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As one of the fastest growing metropolitan areas, Rancho Cucamonga nonetheless remains one of the safest cities in the country and is a desirable place to live, work, and play. Crowned by the majestic San Gabriel Mountains, the City's planned communities and award-winning architecture reflect a community proud of its past and excited by its future. With over 20 parks and community facilities, Rancho Cucamonga is a great place to call home.

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About Rancho Cucamonga

Rancho Cucamonga's first settlers were Native American. Anthropologists have determined that this cluster of settlers at one time was one of the largest concentrations of Native American peoples on the North American continent. In the 18th century, following an expedition led by Gaspar de Portola, the land was incorporated into the Mission System established by Father Junipero Serra and his group of soldiers and Franciscan Monks.

After a half-century of political jockeying in the region, the land finally came under the control of Juan Bautista Alvarado, governor of Mexico. On March 3, 1839, Alvarado granted 13,000 acres of land in the area called Cucamonga to Tubercio Tapia, a first-generation Spanish native of Los Angeles, successful merchant, and notorious smuggler. Tapia went on to establish the first winery in California on his newly deeded land. Rancho Cucamonga was purchased by John Rains and his wife in 1858. The Rains family's home, Casa de Rancho Cucamonga, was completed in 1860 and now appears on the National Register of Historic Places.

In 1913, the Pacific Electric Railway was extended through the area in an effort to improve crop transportation.

The Growth of Rancho Cucamonga

During the ensuing years the town prospered and grew. In 1887, irrigation tunnels were dug into Cucamonga Canyon by Chinese laborers and the Santa Fe Railroad was extended through the area. Among the town's economic mainstays was agriculture, including olives, peaches, citrus, and, most notably, vineyards. In 1913, the Pacific Electric Railway was extended through the area in an effort to improve crop transportation. Several landmarks in existence today pay tribute to the city's multicultural founding. In 1977, the unincorporated communities of Alta Loma, Cucamonga, and Etiwanda voted to incorporate, forming the city of Rancho Cucamonga.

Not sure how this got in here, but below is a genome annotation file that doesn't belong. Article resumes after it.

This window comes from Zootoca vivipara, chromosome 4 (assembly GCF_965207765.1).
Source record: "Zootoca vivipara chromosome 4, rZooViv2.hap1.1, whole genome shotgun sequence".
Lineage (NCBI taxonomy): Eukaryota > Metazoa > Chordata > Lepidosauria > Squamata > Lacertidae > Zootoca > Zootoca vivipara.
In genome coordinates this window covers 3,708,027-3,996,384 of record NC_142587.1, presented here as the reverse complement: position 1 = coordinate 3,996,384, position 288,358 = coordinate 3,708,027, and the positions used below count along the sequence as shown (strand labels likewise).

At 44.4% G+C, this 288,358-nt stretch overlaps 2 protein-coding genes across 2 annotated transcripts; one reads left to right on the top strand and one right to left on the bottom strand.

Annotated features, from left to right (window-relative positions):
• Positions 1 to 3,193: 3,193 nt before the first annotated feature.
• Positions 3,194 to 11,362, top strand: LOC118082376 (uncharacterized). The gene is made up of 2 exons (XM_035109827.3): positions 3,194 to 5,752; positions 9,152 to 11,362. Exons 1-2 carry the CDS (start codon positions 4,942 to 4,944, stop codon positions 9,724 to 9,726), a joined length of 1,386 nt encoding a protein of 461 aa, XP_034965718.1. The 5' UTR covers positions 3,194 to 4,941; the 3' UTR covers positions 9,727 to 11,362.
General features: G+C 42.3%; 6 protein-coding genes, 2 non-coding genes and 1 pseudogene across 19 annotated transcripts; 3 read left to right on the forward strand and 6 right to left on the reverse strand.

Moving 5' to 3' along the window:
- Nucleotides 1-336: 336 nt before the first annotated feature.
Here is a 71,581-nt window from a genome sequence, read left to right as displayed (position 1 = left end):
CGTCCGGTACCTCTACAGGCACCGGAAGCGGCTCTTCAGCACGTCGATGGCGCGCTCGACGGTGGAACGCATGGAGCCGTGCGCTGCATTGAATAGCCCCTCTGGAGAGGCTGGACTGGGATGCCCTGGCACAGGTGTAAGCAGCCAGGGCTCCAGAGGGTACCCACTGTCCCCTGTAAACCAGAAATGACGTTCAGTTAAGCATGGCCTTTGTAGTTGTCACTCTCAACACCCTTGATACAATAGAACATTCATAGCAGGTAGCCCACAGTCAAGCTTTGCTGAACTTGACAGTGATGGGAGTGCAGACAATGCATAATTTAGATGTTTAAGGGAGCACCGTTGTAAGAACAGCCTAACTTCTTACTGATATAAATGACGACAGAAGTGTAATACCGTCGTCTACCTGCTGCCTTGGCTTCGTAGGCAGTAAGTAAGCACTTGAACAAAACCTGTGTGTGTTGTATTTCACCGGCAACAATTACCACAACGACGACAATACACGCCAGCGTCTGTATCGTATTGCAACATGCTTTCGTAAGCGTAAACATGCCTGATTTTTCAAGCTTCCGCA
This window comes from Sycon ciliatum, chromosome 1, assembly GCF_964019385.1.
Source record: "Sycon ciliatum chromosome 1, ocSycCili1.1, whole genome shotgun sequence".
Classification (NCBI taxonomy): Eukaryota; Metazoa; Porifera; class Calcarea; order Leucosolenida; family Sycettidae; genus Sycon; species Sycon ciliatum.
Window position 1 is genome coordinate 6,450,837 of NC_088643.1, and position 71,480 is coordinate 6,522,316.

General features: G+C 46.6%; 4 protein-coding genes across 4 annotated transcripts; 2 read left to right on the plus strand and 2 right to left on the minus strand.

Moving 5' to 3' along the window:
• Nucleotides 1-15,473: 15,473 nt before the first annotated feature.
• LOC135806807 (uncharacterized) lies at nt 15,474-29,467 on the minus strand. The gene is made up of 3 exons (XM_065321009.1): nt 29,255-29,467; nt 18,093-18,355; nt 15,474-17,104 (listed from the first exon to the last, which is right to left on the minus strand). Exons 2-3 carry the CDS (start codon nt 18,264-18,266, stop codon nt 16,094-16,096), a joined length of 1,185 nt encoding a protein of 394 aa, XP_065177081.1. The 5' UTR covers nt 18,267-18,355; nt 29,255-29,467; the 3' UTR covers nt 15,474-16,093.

Today the City of Rancho Cucamonga invites you to acquaint yourself with all it has to offer. As part of one of the fastest growing metropolitan areas, Rancho Cucamonga nonetheless remains one of the safest cities in the country and is a desirable place to live, work, and play. Crowned by the majestic San Gabriel Mountains, the City's planned communities and award-winning architecture reflect on a community proud of its past and excited by its future. With over 20 parks and community facilities, and having highly rated schools, Rancho Cucamonga has much to offer its residents. Businesses too are finding Rancho Cucamonga is a great place to call their home.

Rancho Cucamonga is a suburban city situated at the foothills of the San Gabriel Mountains in San Bernardino County, California. It is located 37 miles east of Downtown Los Angeles. The city has a estimated population of 174,305. The city's seal, which centers on a cluster of grapes, alludes to the city's agricultural history and intimate connections to wine- making. The city's favorable location and host of public amenities have earned it numerous distinctions. Notably, Money Magazine ranked Rancho Cucamonga 42nd on its "Best Places to Live" list in 2006.  In addition, Insider Magazine established one Rancho Cucamonga neighborhood as the 13th richest neighborhood in Southern California.

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